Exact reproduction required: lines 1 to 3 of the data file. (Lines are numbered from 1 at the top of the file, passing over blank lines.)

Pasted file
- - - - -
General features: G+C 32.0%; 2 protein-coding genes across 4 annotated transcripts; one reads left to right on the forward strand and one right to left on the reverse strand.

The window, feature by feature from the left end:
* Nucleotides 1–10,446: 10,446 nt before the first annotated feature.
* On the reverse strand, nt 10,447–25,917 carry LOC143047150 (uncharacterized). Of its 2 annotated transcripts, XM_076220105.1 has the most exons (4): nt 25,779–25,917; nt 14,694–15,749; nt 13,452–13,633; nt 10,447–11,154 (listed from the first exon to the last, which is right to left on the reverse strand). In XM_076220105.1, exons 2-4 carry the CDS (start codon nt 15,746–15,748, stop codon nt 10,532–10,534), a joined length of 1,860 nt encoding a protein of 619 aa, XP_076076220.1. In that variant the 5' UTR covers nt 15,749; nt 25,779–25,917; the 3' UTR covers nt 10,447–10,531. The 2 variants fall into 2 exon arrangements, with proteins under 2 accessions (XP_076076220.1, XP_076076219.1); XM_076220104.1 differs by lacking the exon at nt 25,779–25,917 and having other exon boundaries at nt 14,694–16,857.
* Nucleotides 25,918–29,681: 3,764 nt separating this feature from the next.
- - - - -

General features: G+C 32.0%; 2 protein-coding genes across 4 annotated transcripts; one reads left to right on the forward strand and one right to left on the reverse strand.

The window, feature by feature from the left end:
* Nucleotides 1–10,446: 10,446 nt before the first annotated feature.